Former Manilla woman Angelique Boyce (Langton) just cannot keep up with the demand for her WobbleeWare handmadeceramicsproduced at her home near Gunnedah, though she’s quick to admit that its success only came about as the result of a big mistake.
Angelique, who’s been teaching Visual Art for more than two decades in Sydney and Gunnedah, decided to follow her creative passion and have another go at ceramics, but in her first few attempts at the wheel, things turned erratic.
“I started on the wheel, but blew it a few times. It didn’t turn out as it should have, but everyone else loved it. So I stuck with it, now everything’s hand done – I don’t use the wheel at all. I even still have the two original pots I made. I can’t believe how well it’s taken off – I’m finding it hard to keep up with the demand with full-time teaching, a farm and the kids (seven-year-old Frances and four-year-old Ewan). But I needed my creative outlet,” she said.
As early as Year 5, Angelique “loved” painting and pursued her passion studying 2 and 3 unitart at school, before a three-year Bachelor of Art at Lismore then landing her Diploma of Education at the University of Western Sydney 12 months later. She took up a position as TAS Creative Art Co-Ordinator at St Mary’s in Gunnedah in 2003, there meeting future husband and Ag/Science Co-Ordinator Greg Boyce.
“I love creating things, so I tried ceramics, though I hated the feel of dry hands from the clay. Now I love it. My studio at the moment though is the kitchen bench and a corner of the dining room table,” she joked.
“I once thought that teaching kids art would be giving all my ideas away, but it’s the reverse. I’m getting some great ideas from the kids. If you’ve got talent, you’ve got it. There’s a lot of talent here, but it’s disappointing to me when they don’t pursue that artistic interest.”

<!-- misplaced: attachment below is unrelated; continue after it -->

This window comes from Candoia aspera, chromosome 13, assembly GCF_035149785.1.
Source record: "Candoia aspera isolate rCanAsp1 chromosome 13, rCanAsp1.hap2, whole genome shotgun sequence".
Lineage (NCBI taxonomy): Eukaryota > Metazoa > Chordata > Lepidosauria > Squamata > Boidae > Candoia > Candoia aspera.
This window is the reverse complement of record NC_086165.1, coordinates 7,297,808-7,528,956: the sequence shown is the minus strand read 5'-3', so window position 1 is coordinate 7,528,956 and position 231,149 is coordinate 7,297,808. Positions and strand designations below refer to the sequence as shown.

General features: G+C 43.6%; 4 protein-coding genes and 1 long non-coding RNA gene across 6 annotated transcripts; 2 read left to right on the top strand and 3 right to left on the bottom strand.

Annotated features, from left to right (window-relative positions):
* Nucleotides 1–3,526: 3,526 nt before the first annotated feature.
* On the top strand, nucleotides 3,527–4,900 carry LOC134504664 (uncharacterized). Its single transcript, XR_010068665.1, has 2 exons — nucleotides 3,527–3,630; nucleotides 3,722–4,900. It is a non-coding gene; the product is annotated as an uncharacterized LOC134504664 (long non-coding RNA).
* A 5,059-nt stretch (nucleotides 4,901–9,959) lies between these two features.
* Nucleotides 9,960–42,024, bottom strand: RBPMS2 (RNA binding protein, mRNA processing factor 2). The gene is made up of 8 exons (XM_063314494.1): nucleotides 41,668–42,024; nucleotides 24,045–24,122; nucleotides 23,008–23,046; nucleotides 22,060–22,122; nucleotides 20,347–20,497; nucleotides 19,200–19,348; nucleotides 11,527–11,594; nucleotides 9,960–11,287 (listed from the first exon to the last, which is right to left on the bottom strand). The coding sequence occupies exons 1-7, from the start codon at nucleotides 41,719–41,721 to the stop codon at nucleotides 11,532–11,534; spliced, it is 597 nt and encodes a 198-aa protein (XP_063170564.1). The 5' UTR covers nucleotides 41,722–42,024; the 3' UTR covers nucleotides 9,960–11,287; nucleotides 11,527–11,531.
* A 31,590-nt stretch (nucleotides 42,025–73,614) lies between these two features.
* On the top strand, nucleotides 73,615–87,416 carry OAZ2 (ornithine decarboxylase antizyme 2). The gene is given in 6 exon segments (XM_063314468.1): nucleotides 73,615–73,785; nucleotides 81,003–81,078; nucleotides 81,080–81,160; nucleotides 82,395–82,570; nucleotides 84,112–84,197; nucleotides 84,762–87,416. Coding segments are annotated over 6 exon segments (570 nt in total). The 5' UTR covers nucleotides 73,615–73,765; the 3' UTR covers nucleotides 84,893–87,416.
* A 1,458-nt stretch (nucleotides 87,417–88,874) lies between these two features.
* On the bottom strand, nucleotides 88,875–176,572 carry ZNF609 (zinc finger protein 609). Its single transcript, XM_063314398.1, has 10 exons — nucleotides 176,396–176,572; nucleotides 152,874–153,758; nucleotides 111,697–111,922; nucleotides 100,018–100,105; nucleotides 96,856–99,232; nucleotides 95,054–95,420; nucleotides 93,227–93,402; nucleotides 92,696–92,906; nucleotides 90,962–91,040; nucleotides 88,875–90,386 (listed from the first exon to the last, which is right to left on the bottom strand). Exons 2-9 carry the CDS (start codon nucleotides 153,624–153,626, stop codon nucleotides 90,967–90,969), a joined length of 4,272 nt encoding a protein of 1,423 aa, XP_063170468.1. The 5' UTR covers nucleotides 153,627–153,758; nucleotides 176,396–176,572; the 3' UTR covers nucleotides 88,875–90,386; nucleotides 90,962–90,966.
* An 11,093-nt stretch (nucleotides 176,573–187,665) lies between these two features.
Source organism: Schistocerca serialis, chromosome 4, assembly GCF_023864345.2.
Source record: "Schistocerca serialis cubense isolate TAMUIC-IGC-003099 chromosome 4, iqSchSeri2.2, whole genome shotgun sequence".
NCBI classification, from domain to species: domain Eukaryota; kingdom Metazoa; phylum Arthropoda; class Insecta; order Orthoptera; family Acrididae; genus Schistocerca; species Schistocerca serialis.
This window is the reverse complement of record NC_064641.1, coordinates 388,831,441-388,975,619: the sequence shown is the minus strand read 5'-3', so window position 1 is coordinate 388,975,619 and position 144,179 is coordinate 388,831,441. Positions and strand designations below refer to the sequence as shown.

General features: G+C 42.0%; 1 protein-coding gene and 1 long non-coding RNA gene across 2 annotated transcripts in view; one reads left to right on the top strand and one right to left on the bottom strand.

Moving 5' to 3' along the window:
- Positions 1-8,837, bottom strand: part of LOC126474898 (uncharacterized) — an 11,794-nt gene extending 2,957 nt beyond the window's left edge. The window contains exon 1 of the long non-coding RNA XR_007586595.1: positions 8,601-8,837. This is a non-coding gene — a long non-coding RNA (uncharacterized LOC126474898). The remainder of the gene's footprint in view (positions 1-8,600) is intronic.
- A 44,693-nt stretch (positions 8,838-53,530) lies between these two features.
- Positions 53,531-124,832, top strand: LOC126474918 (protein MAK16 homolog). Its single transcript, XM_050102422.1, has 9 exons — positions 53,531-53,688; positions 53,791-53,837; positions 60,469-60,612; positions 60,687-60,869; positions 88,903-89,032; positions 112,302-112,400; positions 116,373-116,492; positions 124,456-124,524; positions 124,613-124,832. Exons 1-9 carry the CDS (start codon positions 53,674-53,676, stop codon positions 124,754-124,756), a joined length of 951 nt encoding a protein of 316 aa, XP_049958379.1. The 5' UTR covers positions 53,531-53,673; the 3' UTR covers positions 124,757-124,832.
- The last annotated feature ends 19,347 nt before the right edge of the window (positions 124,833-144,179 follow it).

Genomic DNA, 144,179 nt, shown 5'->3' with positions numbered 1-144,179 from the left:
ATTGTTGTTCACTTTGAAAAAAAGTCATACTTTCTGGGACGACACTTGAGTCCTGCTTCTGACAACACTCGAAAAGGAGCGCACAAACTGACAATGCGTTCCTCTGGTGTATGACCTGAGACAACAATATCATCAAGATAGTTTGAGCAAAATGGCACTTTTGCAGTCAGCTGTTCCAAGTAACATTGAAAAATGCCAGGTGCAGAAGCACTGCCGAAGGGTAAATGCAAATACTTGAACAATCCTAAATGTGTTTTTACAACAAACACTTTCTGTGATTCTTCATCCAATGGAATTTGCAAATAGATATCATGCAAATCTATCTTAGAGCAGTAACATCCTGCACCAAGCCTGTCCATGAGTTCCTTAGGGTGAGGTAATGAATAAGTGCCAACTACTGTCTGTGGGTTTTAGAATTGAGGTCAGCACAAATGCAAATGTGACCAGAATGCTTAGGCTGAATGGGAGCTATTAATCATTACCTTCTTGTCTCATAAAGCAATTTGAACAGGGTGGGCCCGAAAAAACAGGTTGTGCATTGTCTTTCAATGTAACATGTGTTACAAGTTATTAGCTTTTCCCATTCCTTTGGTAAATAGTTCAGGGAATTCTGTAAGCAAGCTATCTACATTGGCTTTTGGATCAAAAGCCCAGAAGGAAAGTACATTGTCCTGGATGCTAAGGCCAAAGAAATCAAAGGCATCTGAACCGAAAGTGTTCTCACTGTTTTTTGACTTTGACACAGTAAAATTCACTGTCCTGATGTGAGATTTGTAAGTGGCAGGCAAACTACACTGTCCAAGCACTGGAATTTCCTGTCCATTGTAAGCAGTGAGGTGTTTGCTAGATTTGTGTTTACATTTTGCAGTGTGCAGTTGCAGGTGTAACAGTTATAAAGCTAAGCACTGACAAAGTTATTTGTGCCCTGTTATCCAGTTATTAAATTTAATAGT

Angelique can offer a smorgasbord of items for the bargain hunter – anything from bowls, platters, pattern weights (for dressmakers), spoons and keyrings to row markers (for vegetable gardeners), fairy garden signs, earrings and vases. And she’ll even make up gift packs.
“I’m even making a horsehead platter with a couple of bowls as a special order for a friend. I love it – something different. A lot of people ask me to make different things for them. Probably my favourites though are the red and white/black and white ranges. To me they’re the classics.”
In only 12 months of production, Angelique has made sales to Sydney, Kyogle, Far North Queensland, throughout the North Coast, Canberra and Newcastle. And she can boast having something for every budget.
“I only started last year, but when I look at what I’ve made and sold, it’s amazing. With Covid, I couldn’t do any markets, the only one available was Gunnedah where I sold most of my wares. I’d like to pursue more avenues with it – I like researching, so will keep experimenting with new ideas. You can’t just sit back and be satisfied with the first thing you do. You’ve got to keep extending ideas. I’d like to have a go at cake stands next.It all takes time though. I give myself three weeks to produce a collection of items. Normally it takes two firings, but my gold collection needs three firings.”
SoAngelique, who doesn’t even have time now to pursue her love of the sport of fencing, is no doubt looking forward to the December/January break to catch up with orders. When not at the production table, she’ll be chasing the kids around or helping hubby Greg run their ‘Mullaluddy’ Brangus Stud on the outskirts of Gunnedah.
Anyone wanting to know more about her wares can contact Angelique on 0427 390582, email [email protected], or Instagram wobbleeware_gunnedah.
By Vinnie Todd